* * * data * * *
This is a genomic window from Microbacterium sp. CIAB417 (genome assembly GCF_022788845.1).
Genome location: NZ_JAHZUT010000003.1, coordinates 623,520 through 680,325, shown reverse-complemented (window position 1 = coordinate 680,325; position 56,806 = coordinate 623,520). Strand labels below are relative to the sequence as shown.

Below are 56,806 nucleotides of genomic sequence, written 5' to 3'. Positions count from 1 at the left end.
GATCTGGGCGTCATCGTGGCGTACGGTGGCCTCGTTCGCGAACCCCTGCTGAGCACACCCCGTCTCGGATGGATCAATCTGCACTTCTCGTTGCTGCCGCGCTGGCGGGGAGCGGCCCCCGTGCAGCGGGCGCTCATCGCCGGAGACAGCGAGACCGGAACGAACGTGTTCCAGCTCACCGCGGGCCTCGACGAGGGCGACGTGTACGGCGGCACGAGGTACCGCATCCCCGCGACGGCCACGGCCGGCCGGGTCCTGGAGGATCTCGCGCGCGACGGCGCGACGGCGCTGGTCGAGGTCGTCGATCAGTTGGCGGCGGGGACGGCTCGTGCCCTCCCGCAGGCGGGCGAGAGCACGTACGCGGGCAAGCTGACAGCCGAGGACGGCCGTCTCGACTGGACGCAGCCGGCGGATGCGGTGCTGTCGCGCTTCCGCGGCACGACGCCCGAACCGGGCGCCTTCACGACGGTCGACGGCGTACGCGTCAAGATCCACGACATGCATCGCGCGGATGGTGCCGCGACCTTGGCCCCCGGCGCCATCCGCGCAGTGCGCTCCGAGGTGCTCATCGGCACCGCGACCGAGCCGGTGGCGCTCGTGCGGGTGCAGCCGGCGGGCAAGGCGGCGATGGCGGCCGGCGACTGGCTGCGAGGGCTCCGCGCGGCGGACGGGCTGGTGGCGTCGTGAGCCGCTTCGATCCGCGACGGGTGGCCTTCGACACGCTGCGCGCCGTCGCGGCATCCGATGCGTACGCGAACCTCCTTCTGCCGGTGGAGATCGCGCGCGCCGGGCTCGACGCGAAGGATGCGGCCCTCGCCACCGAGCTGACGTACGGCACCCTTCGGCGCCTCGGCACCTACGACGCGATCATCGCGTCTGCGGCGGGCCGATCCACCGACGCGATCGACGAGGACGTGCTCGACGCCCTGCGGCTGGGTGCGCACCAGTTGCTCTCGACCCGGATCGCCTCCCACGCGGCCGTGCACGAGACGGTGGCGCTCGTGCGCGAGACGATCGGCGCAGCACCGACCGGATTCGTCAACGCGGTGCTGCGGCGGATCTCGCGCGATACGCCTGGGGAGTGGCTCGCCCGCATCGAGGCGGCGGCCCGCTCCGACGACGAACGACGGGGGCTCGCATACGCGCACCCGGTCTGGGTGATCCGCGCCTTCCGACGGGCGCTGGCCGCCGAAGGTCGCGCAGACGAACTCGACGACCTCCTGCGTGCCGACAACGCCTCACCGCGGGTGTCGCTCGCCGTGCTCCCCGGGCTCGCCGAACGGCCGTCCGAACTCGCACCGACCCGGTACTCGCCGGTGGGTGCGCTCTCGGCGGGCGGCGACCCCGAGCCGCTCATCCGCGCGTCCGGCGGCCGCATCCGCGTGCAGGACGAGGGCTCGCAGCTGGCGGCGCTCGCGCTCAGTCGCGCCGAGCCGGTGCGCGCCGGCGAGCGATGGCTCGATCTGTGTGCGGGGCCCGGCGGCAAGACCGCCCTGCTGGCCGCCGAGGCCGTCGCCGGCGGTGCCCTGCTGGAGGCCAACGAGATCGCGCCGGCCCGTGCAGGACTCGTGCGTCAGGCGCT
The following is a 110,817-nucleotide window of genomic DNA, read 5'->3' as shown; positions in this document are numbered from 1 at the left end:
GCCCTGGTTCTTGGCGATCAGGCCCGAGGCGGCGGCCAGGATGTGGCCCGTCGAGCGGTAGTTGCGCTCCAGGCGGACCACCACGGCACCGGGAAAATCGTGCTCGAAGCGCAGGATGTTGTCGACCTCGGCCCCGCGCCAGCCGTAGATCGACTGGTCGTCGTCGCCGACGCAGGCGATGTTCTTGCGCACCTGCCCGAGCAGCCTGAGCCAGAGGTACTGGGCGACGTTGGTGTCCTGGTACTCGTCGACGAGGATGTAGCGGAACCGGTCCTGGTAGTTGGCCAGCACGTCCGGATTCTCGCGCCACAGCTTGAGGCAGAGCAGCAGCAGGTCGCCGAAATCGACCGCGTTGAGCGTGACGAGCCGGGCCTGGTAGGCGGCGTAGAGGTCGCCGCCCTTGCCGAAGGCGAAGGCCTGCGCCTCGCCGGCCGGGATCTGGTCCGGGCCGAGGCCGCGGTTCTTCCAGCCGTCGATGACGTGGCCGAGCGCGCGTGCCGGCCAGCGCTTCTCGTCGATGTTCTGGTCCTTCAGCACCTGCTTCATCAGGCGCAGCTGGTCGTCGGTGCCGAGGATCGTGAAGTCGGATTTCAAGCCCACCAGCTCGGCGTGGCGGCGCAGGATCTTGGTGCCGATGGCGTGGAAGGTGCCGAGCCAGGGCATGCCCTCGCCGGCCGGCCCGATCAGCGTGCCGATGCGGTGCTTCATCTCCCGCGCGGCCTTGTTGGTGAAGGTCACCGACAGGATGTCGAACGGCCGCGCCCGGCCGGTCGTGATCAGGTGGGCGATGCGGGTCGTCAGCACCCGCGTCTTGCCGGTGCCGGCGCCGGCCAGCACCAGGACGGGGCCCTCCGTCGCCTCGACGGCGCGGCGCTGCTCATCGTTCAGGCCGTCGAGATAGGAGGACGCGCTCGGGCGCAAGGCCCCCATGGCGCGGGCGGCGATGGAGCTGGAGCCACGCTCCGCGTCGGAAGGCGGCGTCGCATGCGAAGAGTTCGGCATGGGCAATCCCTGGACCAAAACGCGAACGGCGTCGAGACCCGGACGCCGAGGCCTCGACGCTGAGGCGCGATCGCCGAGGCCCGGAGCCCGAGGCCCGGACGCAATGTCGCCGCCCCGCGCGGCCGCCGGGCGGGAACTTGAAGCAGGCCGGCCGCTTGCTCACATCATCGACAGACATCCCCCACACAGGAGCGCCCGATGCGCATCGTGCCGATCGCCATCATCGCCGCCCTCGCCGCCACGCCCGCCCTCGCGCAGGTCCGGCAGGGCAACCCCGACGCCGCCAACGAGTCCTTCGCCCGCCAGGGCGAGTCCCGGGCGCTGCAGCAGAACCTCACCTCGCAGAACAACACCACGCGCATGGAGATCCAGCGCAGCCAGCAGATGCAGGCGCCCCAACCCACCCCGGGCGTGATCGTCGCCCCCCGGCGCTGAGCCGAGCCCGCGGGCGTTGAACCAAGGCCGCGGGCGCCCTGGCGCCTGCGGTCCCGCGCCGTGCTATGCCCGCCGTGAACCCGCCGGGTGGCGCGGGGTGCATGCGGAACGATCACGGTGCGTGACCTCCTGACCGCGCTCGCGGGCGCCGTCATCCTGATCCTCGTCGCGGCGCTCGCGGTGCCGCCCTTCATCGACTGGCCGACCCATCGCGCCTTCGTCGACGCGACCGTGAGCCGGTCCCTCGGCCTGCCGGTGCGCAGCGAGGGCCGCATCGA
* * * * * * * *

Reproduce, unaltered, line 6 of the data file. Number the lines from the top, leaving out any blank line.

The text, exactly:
GCCCTGGTTCTTGGCGATCAGGCCCGAGGCGGCGGCCAGGATGTGGCCCGTCGAGCGGTAGTTGCGCTCCAGGCGGACCACCACGGCACCGGGAAAATCGTGCTCGAAGCGCAGGATGTTGTCGACCTCGGCCCCGCGCCAGCCGTAGATCGACTGGTCGTCGTCGCCGACGCAGGCGATGTTCTTGCGCACCTGCCCGAGCAGCCTGAGCCAGAGGTACTGGGCGACGTTGGTGTCCTGGTACTCGTCGACGAGGATGTAGCGGAACCGGTCCTGGTAGTTGGCCAGCACGTCCGGATTCTCGCGCCACAGCTTGAGGCAGAGCAGCAGCAGGTCGCCGAAATCGACCGCGTTGAGCGTGACGAGCCGGGCCTGGTAGGCGGCGTAGAGGTCGCCGCCCTTGCCGAAGGCGAAGGCCTGCGCCTCGCCGGCCGGGATCTGGTCCGGGCCGAGGCCGCGGTTCTTCCAGCCGTCGATGACGTGGCCGAGCGCGCGTGCCGGCCAGCGCTTCTCGTCGATGTTCTGGTCCTTCAGCACCTGCTTCATCAGGCGCAGCTGGTCGTCGGTGCCGAGGATCGTGAAGTCGGATTTCAAGCCCACCAGCTCGGCGTGGCGGCGCAGGATCTTGGTGCCGATGGCGTGGAAGGTGCCGAGCCAGGGCATGCCCTCGCCGGCCGGCCCGATCAGCGTGCCGATGCGGTGCTTCATCTCCCGCGCGGCCTTGTTGGTGAAGGTCACCGACAGGATGTCGAACGGCCGCGCCCGGCCGGTCGTGATCAGGTGGGCGATGCGGGTCGTCAGCACCCGCGTCTTGCCGGTGCCGGCGCCGGCCAGCACCAGGACGGGGCCCTCCGTCGCCTCGACGGCGCGGCGCTGCTCATCGTTCAGGCCGTCGAGATAGGAGGACGCGCTCGGGCGCAAGGCCCCCATGGCGCGGGCGGCGATGGAGCTGGAGCCACGCTCCGCGTCGGAAGGCGGCGTCGCATGCGAAGAGTTCGGCATGGGCAATCCCTGGACCAAAACGCGAACGGCGTCGAGACCCGGACGCCGAGGCCTCGACGCTGAGGCGCGATCGCCGAGGCCCGGAGCCCGAGGCCCGGACGCAATGTCGCCGCCCCGCGCGGCCGCCGGGCGGGAACTTGAAGCAGGCCGGCCGCTTGCTCACATCATCGACAGACATCCCCCACACAGGAGCGCCCGATGCGCATCGTGCCGATCGCCATCATCGCCGCCCTCGCCGCCACGCCCGCCCTCGCGCAGGTCCGGCAGGGCAACCCCGACGCCGCCAACGAGTCCTTCGCCCGCCAGGGCGAGTCCCGGGCGCTGCAGCAGAACCTCACCTCGCAGAACAACACCACGCGCATGGAGATCCAGCGCAGCCAGCAGATGCAGGCGCCCCAACCCACCCCGGGCGTGATCGTCGCCCCCCGGCGCTGAGCCGAGCCCGCGGGCGTTGAACCAAGGCCGCGGGCGCCCTGGCGCCTGCGGTCCCGCGCCGTGCTATGCCCGCCGTGAACCCGCCGGGTGGCGCGGGGTGCATGCGGAACGATCACGGTGCGTGACCTCCTGACCGCGCTCGCGGGCGCCGTCATCCTGATCCTCGTCGCGGCGCTCGCGGTGCCGCCCTTCATCGACTGGCCGACCCATCGCGCCTTCGTCGACGCGACCGTGAGCCGGTCCCTCGGCCTGCCGGTGCGCAGCGAGGGCCGCATCGA